This narrative presents interesting points of affinity with that contained in the fourth chapter of John's Gospel, — the story of the woman by the well. In both Jesus comes into contact with persons outside the pale of the Jewish church; in both He takes occasion from such contact to speak in glowing language of an hour that is coming, yea, now is, which shall usher in a glorious new era for the kingdom of God; in both He expresses, in the most intense, emphatic terms, His devotion to His Father's will, His faith in the future spread of the gospel, and His lively hope of a personal reward in glory;[19.1] in both, to note yet one other point of resemblance, He employs, for the expression of His thought, agricultural metaphors: in one case, the earlier, borrowing His figure from the process of reaping; in the other, the later, from that of sowing.
But, besides resemblances, marked differences are observable in these two passages from the life of the Lord Jesus. Of these the most outstanding is this, that while on the earlier occasion there was nothing but enthusiasm, joy, and hope in the Saviors breast, on the present occasion these feelings are blended with deep sadness. His soul is not only elated with the prospect of coming glory, but troubled as with the prospect of impending disaster. The reason is that His death is nigh: it is within three days of the time when He must be lifted up on the cross; and sentient nature shrinks from the bitter Cut of suffering.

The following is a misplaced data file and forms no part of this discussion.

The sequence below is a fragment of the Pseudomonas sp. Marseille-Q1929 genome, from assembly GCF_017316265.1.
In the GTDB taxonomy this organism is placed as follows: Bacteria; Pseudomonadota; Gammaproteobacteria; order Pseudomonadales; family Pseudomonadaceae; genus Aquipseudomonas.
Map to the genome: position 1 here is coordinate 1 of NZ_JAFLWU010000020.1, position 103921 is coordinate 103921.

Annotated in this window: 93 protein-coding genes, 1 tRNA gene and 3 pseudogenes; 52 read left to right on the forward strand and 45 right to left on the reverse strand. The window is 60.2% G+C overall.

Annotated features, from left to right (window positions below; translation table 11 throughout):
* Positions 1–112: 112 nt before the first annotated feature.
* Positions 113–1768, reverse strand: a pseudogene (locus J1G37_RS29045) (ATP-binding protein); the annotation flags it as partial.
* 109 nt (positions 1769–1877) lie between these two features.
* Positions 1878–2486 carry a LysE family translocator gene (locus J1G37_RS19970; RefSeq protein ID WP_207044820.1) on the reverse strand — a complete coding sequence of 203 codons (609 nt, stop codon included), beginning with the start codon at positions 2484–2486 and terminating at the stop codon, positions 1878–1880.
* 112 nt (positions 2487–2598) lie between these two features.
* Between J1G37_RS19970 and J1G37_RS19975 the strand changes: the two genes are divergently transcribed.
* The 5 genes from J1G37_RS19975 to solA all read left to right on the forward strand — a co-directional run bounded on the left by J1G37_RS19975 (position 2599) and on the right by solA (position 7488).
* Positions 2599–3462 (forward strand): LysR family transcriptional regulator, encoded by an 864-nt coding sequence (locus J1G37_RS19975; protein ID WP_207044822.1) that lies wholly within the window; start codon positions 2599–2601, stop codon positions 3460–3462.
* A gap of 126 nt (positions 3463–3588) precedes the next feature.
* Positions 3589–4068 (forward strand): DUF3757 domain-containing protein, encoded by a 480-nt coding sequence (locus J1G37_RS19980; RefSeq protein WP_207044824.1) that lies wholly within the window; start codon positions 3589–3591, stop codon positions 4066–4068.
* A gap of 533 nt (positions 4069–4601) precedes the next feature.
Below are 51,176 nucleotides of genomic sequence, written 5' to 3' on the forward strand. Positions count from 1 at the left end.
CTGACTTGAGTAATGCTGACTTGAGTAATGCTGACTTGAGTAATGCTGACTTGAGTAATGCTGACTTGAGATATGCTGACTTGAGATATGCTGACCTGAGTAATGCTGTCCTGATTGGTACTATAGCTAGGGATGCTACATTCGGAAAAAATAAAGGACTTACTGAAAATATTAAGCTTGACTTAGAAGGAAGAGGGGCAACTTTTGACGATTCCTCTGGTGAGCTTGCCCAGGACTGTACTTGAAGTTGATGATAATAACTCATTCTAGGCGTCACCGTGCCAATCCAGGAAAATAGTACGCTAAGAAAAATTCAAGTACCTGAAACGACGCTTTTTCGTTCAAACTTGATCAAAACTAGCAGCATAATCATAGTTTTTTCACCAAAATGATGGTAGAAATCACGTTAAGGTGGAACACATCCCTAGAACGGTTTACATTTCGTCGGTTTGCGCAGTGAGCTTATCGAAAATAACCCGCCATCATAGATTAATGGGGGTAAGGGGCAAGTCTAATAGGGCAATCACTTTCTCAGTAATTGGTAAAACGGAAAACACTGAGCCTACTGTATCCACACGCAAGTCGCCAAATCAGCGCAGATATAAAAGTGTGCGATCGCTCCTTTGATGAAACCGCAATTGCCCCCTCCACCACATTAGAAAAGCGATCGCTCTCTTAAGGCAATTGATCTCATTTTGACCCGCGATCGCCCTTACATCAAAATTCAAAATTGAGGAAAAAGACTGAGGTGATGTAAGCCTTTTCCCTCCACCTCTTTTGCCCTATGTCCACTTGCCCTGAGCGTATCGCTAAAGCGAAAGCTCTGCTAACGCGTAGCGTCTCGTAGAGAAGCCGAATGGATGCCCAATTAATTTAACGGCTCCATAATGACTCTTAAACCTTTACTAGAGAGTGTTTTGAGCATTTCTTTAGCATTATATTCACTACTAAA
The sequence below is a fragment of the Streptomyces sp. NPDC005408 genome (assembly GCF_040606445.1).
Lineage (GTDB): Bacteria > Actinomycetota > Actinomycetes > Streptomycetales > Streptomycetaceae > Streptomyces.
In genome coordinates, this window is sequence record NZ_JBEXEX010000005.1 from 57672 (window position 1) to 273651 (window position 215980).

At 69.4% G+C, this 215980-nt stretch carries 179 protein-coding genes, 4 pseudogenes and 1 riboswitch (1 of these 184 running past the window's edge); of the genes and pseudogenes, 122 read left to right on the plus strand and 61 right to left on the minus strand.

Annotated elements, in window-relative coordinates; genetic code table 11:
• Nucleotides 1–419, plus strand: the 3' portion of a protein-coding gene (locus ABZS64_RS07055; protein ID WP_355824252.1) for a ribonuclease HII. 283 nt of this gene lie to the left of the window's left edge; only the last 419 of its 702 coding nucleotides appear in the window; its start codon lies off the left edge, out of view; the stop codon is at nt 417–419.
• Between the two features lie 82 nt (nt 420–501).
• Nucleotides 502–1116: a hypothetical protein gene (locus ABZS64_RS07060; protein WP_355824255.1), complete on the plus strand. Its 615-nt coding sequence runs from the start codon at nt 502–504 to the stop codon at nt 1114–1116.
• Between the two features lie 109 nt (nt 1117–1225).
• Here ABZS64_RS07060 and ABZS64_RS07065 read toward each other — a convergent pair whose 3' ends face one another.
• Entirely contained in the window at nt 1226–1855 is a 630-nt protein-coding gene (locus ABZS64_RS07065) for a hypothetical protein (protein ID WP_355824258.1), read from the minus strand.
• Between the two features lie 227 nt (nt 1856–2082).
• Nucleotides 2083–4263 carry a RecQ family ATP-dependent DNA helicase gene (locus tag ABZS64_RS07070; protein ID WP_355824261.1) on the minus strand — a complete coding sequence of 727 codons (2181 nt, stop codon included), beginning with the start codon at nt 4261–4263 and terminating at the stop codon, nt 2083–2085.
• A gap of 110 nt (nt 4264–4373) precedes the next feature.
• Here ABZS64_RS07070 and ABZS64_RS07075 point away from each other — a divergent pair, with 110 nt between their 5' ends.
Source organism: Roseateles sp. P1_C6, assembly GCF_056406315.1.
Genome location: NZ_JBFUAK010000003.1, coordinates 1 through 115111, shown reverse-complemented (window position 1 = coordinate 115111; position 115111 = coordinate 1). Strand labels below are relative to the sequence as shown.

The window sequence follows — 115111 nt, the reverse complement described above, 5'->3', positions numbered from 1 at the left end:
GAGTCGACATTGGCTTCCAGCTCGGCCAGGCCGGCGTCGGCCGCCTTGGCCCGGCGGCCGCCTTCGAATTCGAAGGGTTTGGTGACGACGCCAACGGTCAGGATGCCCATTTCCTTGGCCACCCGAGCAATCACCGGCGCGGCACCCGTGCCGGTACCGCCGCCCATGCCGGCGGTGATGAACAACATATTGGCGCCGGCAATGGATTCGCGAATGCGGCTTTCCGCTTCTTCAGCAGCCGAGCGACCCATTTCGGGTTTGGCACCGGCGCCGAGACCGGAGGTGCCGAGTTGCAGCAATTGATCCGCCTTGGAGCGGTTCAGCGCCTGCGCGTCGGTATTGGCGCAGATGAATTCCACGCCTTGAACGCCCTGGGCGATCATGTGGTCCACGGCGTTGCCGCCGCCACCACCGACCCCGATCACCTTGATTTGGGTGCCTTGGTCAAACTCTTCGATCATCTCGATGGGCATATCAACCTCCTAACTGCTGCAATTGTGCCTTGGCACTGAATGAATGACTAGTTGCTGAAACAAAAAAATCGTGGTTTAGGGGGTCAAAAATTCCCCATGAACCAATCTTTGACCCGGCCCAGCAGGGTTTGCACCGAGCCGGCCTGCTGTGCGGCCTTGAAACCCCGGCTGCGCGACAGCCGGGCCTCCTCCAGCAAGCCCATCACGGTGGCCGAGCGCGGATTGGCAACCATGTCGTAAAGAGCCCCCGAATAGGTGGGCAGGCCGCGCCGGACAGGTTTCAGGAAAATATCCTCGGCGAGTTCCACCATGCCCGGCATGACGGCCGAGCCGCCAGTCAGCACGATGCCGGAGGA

But while we observe the presence of a new emotion here, we also see that its presence produces no abatement in the old emotions manifested by Jesus in connection with His interview with the woman of Samaria. On the contrary, the near prospect of death only furnishes the Saviour with the means of giving enhanced intensity to the expression of His devotion and His faith and hope. Formerly He said that the doing of His Father's will was more to Him than meat; now He says in effect that it is more to Him than life.[19.2] At the beginning He had seen by the eye of faith a vast extent of fields, white already to the harvest, in the wide wilderness of Gentile lands; now He not only continues to see these fields in spite of His approaching passion, but He sees them as the effect thereof — a whole world of golden grain growing out of one corn of wheat cast into the ground, and rendered fruitful of life by its own death.[19.3] At the well of Sychar He had spoken with lively hope of the wages in store for Himself, and all fellow-laborers in the kingdom of God, whether sowers or reapers; here death is swallowed up in victory, through the power of His hope. To suffer is to enter into glory; to be lifted up on the cross is to be exalted to heaven, and seated on the throne of a world-wide dominion.[19.]